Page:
the first step toward the Dutch colonization of New Amsterdam, the first European settlement of New York.
Sept. 4.At night the wind blew hard at the north-west, and our anchor came home, and we drove on shore, but took
no hurt, thanked be God, for the ground is soft sand and ooze.
Hudson makes contact with the Native tribes, members of the Algonquin Nation, residing on the coast who
give Hudson gifts of tobacco and his first taste of American corn, which Hudson calls "Turkish wheat."
Sunday, Sept. 6. In the morning was fair weather,...The night came on and it began to rain...
As they explore the Hudson River, Juet reports continued fair and very hot weather. We can conjecture that
the hot weather was likely due to stagnant high pressure off the coast, the Bermuda High. No rain is observed
for the next two weeks as they sail northward beyond the site of present-day Troy.
Sept.11.Was fair and very hot weather...At one o'clock in the afternoon, we weighed and went into the river, the wind
at south-south-west, little wind. Sept. 12.Very fair and hot. Sept. 16.The sixteenth, fair and very hot weather. Sept. 17.The seventeenth fair sun-shining weather, and very hot. Sept. 21.The twenty-first was fair weather, and the wind all southerly: Sept. 22.This night at ten o'clock, our boat returned in a shower of rain from sounding of the river...
At noon of September 23, in air cleaned and cooled by the night's rain, the Half Moon started its return
journey down river. Again each day was filled with sun but the autumn winds were brisker.
Sunday, Sept. 27.The seven and twentieth, in the morning, was fair weather, but much wind at the north we weighed and set
our fore-topsail, and our ship would not float, but ran on the oozy bank at half ebb. Sept. 29.The nine and twentieth was dry close weather, the wind at south and south by west we weighed early in the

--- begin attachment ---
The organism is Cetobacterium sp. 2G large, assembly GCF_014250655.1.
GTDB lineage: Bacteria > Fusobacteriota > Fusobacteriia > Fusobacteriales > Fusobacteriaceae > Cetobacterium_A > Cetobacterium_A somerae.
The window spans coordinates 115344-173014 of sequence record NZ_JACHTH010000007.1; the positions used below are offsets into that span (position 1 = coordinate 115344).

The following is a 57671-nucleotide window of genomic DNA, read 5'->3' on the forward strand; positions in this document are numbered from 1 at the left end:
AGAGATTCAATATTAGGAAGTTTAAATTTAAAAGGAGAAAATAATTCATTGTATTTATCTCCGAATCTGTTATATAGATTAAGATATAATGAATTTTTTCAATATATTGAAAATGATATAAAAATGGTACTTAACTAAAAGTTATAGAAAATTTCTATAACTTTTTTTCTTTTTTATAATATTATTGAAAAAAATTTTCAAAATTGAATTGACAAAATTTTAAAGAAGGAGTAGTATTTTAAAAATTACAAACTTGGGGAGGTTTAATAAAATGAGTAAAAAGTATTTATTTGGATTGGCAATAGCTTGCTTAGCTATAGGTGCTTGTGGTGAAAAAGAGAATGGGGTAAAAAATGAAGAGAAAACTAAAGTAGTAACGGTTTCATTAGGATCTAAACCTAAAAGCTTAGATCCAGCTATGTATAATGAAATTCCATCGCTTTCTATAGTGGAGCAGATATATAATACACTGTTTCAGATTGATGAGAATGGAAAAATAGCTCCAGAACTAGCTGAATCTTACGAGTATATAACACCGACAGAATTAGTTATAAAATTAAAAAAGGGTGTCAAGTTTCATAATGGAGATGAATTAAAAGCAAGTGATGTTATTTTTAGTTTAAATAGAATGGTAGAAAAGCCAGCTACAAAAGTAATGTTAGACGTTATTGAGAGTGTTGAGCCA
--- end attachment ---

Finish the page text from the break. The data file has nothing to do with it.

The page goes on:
morning... Sept. 30.The thirtieth was fair weather, and the wind at south-east a stiff gale between the mountains. Thursday, Oct. 1.The first of October, fair weather, the wind variable between west and the north.
Conditions changed dramatically as they left the river in early October. A severe storm struck the ship in the
waters between Hoboken and Manhattan.
Oct. 3.The third was very stormy, the wind at east north- east. In the morning, in a gust of wind and rain, our
anchor came home, and we drove on ground, but it was oozy. Then as we were about to heave out an anchor,
the wind came to the north north-west, and drove us off again. Then we shot an anchor, and let it fall in four
fathoms water, and weighed the other. We had much wind and rain with thick weather, so we rode still all
The storm, either a nor'easter or a small hurricane, which moved by quickly, allowing the Half Moon to clear
Sandy Hook and re-enter the Atlantic, homeward bound.
Oct. 4.The fourth was fair weather, and the wind at north north-west we weighed and came out of the river, into
which we had run so far.
Returning to European waters in early November, the Half Moon lands at Dartmouth, England rather than
Holland. Hudson is caught for several months within the international rivalry between England and Holland
over exploration and trade routes. An Order in Council censures Hudson for "voyaging to the detriment of his
country" and forbids him to undertake any foreign service or to correspond with the East India Company.
Hudson and the English members of his crew never returned to Amsterdam, though the Half Moon is
returned in 1610.
The story of Henry Hudson and Robert Juet, however, was not yet over, and it would have a tragic end.
Hudson managed to drum up support from English backers to undertake another voyage, this time to search
for a Northwest Passage.
While on his fourth voyage, Hudson's ship, the Discovery, entered the great bay now known as Hudson's
Bay. There, in 1611, Juet again participated in a mutiny against Hudson. Hudson and his son were placed in a
small boat without provisions and set adrift somewhere in the middle of James Bay. Their fate is forever
unknown. And, days before the Discovery crew sighted land on the return voyage, Juet died of starvation.
Robert Juet's journal, published posthumously in 1625, provides descriptive information on his voyages with
Hudson and likely influenced the naming of the great river and Arctic Bay after Henry Hudson.